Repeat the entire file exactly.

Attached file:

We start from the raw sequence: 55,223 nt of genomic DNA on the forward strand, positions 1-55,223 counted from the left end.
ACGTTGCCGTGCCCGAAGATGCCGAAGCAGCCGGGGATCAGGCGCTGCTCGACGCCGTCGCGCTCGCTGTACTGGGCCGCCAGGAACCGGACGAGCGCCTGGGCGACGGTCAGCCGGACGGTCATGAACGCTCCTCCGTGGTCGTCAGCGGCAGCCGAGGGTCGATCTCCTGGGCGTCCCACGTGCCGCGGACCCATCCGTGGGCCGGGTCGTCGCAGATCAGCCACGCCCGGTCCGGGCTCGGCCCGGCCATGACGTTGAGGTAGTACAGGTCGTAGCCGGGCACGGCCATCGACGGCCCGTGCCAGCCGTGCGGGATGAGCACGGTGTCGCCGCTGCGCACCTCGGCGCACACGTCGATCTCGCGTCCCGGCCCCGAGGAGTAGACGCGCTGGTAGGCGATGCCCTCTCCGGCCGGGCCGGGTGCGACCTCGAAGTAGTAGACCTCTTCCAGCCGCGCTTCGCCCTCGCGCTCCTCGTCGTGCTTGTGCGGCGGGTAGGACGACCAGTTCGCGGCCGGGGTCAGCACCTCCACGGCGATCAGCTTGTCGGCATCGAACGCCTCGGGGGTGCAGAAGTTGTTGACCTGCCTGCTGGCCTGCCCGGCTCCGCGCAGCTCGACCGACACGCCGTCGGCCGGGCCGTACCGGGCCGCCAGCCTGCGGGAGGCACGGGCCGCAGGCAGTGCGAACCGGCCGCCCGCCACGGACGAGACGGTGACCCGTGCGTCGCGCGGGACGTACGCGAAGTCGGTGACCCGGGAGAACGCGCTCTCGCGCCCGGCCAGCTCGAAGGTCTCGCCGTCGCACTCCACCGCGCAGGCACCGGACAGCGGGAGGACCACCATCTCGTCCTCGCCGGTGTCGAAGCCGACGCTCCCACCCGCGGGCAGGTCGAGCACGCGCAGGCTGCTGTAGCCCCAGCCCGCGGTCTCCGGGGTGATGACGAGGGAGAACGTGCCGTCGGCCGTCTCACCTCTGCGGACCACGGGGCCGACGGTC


We start from the raw sequence: 55,223 nt of genomic DNA on the forward strand, positions 1-55,223 counted from the left end.
ACGTTGCCGTGCCCGAAGATGCCGAAGCAGCCGGGGATCAGGCGCTGCTCGACGCCGTCGCGCTCGCTGTACTGGGCCGCCAGGAACCGGACGAGCGCCTGGGCGACGGTCAGCCGGACGGTCATGAACGCTCCTCCGTGGTCGTCAGCGGCAGCCGAGGGTCGATCTCCTGGGCGTCCCACGTGCCGCGGACCCATCCGTGGGCCGGGTCGTCGCAGATCAGCCACGCCCGGTCCGGGCTCGGCCCGGCCATGACGTTGAGGTAGTACAGGTCGTAGCCGGGCACGGCCATCGACGGCCCGTGCCAGCCGTGCGGGATGAGCACGGTGTCGCCGCTGCGCACCTCGGCGCACACGTCGATCTCGCGTCCCGGCCCCGAGGAGTAGACGCGCTGGTAGGCGATGCCCTCTCCGGCCGGGCCGGGTGCGACCTCGAAGTAGTAGACCTCTTCCAGCCGCGCTTCGCCCTCGCGCTCCTCGTCGTGCTTGTGCGGCGGGTAGGACGACCAGTTCGCGGCCGGGGTCAGCACCTCCACGGCGATCAGCTTGTCGGCATCGAACGCCTCGGGGGTGCAGAAGTTGTTGACCTGCCTGCTGGCCTGCCCGGCTCCGCGCAGCTCGACCGACACGCCGTCGGCCGGGCCGTACCGGGCCGCCAGCCTGCGGGAGGCACGGGCCGCAGGCAGTGCGAACCGGCCGCCCGCCACGGACGAGACGGTGACCCGTGCGTCGCGCGGGACGTACGCGAAGTCGGTGACCCGGGAGAACGCGCTCTCGCGCCCGGCCAGCTCGAAGGTCTCGCCGTCGCACTCCACCGCGCAGGCACCGGACAGCGGGAGGACCACCATCTCGTCCTCGCCGGTGTCGAAGCCGACGCTCCCACCCGCGGGCAGGTCGAGCACGCGCAGGCTGCTGTAGCCCCAGCCCGCGGTCTCCGGGGTGATGACGAGGGAGAACGTGCCGTCGGCCGTCTCACCTCTGCGGACCACGGGGCCGACGGTC